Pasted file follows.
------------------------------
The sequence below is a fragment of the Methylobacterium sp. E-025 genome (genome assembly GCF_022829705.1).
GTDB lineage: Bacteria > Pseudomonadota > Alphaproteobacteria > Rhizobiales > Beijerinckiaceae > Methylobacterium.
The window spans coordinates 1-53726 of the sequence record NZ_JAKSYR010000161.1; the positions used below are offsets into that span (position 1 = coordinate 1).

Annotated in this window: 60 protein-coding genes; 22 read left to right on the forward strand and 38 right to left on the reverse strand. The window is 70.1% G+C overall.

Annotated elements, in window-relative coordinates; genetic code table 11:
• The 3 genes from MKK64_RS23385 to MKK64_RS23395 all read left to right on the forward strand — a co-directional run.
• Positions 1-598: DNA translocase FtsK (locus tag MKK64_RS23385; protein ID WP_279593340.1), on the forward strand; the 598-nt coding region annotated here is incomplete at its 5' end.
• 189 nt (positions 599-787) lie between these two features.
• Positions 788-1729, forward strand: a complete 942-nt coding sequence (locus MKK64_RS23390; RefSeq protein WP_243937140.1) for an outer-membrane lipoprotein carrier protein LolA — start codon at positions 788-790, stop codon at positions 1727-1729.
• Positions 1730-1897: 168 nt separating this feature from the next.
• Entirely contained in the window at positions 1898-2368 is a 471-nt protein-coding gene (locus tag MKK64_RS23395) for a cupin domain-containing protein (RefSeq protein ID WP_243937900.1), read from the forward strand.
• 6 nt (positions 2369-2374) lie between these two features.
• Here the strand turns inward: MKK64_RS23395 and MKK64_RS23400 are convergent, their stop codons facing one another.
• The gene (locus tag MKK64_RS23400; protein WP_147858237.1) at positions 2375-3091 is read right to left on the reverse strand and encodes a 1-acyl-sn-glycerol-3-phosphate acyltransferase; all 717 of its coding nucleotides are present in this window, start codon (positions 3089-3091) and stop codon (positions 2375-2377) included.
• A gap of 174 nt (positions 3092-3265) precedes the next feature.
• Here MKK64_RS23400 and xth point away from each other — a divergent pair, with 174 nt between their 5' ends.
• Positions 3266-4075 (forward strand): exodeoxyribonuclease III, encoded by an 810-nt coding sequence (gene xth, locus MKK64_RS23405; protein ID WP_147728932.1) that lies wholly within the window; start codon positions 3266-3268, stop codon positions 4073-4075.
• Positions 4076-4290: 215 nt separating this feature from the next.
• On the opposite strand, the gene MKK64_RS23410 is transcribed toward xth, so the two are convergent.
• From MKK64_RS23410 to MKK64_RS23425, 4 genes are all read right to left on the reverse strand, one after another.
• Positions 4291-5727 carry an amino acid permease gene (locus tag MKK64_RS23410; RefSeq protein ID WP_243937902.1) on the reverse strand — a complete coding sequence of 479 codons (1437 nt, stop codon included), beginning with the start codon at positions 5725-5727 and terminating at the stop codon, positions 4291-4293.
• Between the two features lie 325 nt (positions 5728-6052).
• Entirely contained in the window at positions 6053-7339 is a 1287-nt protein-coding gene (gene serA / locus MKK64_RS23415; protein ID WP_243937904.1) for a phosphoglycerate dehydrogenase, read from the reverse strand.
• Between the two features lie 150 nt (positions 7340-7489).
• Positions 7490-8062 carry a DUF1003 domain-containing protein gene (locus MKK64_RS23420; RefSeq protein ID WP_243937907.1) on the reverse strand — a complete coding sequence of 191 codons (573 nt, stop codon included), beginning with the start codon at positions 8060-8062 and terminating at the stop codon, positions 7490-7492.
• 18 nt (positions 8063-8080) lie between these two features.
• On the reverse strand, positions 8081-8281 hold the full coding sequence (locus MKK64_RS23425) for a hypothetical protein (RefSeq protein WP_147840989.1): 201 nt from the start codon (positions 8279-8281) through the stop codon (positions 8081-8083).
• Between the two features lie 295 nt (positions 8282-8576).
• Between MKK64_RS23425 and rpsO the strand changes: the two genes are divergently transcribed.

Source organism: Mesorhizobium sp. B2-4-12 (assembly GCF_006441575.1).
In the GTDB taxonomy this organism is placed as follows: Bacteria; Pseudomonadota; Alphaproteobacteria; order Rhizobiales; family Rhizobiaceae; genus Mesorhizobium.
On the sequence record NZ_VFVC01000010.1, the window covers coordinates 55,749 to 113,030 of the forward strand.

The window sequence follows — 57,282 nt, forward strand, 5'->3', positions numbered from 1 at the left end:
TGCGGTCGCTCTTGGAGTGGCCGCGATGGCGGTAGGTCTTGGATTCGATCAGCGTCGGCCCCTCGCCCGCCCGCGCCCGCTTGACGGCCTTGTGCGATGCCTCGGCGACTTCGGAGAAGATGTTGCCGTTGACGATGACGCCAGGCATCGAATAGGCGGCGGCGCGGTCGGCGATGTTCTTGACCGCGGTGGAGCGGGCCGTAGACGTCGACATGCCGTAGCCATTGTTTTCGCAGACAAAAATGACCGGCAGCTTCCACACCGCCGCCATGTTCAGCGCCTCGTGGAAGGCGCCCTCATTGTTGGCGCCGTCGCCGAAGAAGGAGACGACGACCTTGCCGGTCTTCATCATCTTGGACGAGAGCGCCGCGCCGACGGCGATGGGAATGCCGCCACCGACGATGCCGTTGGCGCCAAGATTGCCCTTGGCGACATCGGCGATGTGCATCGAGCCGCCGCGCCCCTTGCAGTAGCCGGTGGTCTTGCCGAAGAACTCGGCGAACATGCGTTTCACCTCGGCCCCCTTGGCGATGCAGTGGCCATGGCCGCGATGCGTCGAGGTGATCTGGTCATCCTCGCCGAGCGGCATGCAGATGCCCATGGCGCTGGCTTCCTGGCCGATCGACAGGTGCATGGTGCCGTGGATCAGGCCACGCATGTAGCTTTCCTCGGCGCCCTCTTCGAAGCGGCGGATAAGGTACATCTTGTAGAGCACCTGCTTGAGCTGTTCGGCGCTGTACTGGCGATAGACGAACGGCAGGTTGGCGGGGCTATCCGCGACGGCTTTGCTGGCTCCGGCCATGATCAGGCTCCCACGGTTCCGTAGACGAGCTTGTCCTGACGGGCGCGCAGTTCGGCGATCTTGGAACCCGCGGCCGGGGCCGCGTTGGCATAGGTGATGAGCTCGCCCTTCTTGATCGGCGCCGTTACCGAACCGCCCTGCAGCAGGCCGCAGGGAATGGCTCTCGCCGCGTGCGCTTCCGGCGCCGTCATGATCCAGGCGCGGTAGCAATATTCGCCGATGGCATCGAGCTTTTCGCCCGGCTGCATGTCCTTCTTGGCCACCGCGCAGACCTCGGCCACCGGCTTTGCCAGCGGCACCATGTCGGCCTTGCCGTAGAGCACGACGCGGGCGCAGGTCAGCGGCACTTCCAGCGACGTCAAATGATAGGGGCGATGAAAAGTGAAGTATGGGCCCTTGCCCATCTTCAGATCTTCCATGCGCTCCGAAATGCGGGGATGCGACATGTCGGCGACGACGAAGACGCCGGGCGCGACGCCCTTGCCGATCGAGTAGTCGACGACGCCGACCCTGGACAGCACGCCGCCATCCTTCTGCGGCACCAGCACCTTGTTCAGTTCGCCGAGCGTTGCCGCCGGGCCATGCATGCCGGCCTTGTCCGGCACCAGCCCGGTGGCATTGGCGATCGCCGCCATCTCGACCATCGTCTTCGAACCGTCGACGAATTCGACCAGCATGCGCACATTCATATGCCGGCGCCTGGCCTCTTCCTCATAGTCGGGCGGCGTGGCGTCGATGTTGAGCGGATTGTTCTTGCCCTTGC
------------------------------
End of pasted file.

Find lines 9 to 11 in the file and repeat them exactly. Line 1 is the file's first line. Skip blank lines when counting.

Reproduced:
• Positions 788-1729, forward strand: a complete 942-nt coding sequence (locus MKK64_RS23390; RefSeq protein WP_243937140.1) for an outer-membrane lipoprotein carrier protein LolA — start codon at positions 788-790, stop codon at positions 1727-1729.
• Positions 1730-1897: 168 nt separating this feature from the next.
• Entirely contained in the window at positions 1898-2368 is a 471-nt protein-coding gene (locus tag MKK64_RS23395) for a cupin domain-containing protein (RefSeq protein ID WP_243937900.1), read from the forward strand.